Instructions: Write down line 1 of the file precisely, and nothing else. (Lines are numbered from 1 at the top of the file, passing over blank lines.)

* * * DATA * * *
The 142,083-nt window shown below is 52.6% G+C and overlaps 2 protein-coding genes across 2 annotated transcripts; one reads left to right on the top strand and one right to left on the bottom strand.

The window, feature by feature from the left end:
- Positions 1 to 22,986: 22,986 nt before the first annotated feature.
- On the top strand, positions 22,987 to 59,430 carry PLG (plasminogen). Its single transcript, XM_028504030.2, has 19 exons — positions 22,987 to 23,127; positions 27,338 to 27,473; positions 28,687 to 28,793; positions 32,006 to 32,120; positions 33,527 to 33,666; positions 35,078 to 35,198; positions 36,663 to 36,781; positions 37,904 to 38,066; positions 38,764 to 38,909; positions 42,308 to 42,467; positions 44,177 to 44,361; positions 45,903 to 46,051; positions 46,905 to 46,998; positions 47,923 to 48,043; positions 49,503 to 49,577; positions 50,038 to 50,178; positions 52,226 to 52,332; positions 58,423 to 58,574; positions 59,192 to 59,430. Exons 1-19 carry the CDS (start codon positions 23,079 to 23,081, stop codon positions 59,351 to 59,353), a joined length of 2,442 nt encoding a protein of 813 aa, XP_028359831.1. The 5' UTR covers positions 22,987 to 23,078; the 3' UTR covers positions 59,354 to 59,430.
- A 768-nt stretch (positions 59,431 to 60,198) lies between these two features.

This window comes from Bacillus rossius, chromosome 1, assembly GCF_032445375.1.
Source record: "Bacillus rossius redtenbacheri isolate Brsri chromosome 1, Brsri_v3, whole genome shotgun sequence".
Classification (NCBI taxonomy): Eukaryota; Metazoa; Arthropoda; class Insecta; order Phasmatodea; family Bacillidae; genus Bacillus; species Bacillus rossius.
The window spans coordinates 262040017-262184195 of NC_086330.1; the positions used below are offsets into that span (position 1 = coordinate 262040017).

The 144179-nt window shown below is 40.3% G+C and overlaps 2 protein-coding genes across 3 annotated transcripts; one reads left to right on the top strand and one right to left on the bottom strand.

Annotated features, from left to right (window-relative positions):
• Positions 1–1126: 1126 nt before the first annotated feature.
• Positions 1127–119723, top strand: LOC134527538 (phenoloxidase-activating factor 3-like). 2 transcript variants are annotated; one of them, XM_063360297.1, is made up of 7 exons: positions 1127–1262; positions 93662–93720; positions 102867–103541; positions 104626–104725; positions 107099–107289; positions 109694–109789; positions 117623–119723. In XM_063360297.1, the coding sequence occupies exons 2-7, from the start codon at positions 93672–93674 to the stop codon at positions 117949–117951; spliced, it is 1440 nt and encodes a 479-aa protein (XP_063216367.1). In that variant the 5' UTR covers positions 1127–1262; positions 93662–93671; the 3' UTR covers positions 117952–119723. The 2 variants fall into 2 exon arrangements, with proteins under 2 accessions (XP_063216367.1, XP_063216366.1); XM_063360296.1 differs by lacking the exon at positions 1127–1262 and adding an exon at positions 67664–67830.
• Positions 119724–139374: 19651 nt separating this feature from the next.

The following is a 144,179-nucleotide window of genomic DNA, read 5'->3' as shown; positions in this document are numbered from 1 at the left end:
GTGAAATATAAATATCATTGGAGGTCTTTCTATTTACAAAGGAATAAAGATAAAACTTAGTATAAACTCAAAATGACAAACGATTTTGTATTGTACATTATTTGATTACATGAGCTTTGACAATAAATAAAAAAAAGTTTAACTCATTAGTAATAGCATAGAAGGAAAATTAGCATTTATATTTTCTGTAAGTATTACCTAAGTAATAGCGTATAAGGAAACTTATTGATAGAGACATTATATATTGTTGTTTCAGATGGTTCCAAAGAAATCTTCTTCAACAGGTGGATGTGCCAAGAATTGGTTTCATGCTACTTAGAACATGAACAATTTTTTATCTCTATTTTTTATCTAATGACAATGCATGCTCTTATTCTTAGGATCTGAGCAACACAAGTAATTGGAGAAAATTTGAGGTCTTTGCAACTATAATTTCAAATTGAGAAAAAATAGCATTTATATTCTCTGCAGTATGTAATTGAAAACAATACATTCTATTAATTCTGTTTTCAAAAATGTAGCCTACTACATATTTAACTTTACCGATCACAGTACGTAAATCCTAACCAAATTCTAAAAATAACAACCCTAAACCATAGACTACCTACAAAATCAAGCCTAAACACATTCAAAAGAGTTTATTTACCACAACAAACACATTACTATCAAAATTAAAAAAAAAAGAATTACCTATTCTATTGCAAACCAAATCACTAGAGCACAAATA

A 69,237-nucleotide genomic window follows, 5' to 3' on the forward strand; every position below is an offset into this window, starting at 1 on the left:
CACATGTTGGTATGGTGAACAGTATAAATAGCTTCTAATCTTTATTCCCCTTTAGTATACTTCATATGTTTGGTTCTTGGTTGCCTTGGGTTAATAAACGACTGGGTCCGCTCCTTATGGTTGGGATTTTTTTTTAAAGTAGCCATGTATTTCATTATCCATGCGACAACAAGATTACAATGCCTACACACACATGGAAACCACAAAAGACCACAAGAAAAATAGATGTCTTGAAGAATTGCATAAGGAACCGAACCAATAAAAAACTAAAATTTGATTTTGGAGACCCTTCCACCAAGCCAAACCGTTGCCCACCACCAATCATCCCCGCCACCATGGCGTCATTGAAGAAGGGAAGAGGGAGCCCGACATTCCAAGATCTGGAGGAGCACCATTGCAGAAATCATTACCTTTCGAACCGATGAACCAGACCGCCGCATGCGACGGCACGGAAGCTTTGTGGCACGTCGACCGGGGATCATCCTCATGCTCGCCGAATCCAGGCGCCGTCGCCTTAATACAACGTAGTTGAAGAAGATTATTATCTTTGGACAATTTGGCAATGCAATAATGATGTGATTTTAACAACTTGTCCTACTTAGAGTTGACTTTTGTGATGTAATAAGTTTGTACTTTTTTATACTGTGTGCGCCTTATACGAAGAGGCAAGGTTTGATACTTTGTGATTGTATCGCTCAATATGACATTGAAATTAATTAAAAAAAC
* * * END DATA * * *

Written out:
The 142,083-nt window shown below is 52.6% G+C and overlaps 2 protein-coding genes across 2 annotated transcripts; one reads left to right on the top strand and one right to left on the bottom strand.